Why isn’t that enough? I don’t necessarily want to be the film’s champion, but I am always surprised when winsome movies meet stingy critics.
Truth is, the films nearest and dearest to our hearts aren’t always the best ones. They are the ones we see when we are young, impressionable, and a bit more ready to give our hearts away. First kisses rarely lead to marriage, but they are special nevertheless…a hint of deeper, fuller experiences that will follow. My friends and I can still quote Ferris Bueller not because he is a better, suaver version of characters played by Cary Grant or Clark Gable but because he was our version. The Karate Kid still makes me mist up every time Daniel goes into the crane position, not because “wax on, wax off” is inherently better than “put coat on” (though it is) but because I saw it at a time in my life where I could identify with the characters on screen and the seemingly insurmountable problems we share for which a few hours in a darkened theater was a blessed escape.
The best thing about Earth to Echo is that I think the young people watching the movie today could identify with characters. They are not precocious movie kids nor angst ridden miniature adults in teen bodies. They are still young enough to ride their bikes but old enough to know that once the proposed highway makes them move they will never recapture their friendship. They are old enough to know how to lie to preoccupied parents but still young enough to believe that good things happen if you make the right decisions And, most importantly, they are young enough to not be jaded, to believe that there is such a thing as the “right” decision. To know it, they don’t have to construct or consult complex philosophical arguments–they just have to follow what their heart says is right.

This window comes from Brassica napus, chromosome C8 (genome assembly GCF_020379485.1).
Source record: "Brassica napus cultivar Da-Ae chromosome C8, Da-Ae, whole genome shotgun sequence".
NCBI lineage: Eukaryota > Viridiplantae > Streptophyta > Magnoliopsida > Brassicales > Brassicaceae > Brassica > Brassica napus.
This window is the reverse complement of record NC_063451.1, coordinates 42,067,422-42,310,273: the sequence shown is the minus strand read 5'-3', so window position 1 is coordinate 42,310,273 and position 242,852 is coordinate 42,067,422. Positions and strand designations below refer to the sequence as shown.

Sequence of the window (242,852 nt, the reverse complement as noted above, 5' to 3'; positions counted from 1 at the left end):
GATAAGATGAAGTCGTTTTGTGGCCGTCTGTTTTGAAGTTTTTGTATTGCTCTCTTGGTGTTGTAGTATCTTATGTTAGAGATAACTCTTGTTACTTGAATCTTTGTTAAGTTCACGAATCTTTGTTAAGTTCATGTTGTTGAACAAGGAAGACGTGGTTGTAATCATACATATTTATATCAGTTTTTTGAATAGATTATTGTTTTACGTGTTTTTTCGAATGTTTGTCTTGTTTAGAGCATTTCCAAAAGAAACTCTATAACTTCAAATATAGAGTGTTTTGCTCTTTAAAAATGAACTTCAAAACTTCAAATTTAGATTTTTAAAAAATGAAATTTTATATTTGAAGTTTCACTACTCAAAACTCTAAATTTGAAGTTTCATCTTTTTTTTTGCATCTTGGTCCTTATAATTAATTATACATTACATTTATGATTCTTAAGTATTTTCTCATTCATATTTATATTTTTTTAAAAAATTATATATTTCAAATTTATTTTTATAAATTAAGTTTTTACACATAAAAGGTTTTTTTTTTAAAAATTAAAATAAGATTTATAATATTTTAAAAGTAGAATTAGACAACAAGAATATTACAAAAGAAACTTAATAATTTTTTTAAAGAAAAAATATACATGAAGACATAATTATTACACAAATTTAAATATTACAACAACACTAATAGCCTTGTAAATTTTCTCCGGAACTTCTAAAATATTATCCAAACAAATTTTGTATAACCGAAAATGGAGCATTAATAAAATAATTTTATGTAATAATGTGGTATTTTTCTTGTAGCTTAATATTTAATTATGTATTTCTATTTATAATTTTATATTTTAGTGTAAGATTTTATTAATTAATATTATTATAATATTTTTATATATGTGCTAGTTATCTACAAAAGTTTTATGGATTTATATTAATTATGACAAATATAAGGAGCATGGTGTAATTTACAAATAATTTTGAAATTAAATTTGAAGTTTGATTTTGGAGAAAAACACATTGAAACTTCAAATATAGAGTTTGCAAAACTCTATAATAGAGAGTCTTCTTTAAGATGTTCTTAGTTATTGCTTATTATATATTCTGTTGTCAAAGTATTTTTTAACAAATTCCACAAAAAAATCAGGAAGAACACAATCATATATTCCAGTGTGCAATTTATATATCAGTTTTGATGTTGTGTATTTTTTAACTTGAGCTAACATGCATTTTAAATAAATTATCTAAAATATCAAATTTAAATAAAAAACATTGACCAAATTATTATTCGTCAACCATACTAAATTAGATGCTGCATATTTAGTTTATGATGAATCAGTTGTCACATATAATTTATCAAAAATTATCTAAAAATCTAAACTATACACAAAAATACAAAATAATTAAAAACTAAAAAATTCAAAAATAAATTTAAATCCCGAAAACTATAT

If it’s not clear yet, the formula elements that many of my colleagues use to dismiss the film are what made me particularly appreciate it. One man’s knock-off is another man’s mythopoesis, I guess. You know when the film won me over? Early on when the three friends discover that that electronic interference on their phones coincided with local topography. When pondering what to do with that information one of them says, simply, “Maps are made to be followed.” This is the logic of the adventure story, and it is the same in every story. Why is that a bad thing? It is what allows Peter in The Lion, The Witch, and The Wardrobe to know that the robin is trustworthy because it is…well, a robin. In every story he’s ever encountered, the robin is always good. It is the sameness of these stories that allows us, even while our formal expository skills are not yet educated and refined, to cry out from deep to deep. Before there is formal analysis there is something more crude but perhaps just as reliable–there is recognition.
The main reason I docked Earth to Echo some points is that I really, really disliked the film’s reliance on (I presume to be) hand-held shaky cameras. I imagine this was done to give the film a vérité look since the kids themselves are supposedly recording their own adventure. Thematically, the shaky cam is certainly defensible, but as the film progresses it feels more and more like a gimmick or a formal challenge rather than an artistic contribution to the overall effect. I also thought a late scene in which one of the kids drives a car breaks with the spirit of the genre.
On the flip side, though, it’s nice to see a summer movie that’s actually rated PG rather than R or PG-13. Will this mean some teens will be too cool to go see it on a Friday night date? Maybe. But there are more than enough movies about people supposedly their age acting like adults for them to see if they don’t want to risk crying in front of their peers. Earth to Echo does a nice job of reminding us that there is a huge rating space between G and PG-13 (increasingly, the R without the nudity and fewer cuss words).
I didn’t expect much from Earth to Echo, but I had fun. I found the viewing pleasurable both intrinsically and for the ways that it reminded me, nostalgically, of past pleasures. I can’t guarantee that thirty years from now, when I’m retired, that some new critic will be lamenting that a 2044 release (maybe a reboot of Short Circuit or a remake of *batteries not included) is just a ripoff of a pleasant memory from his childhood, but it wouldn’t surprise me.
Not one bit.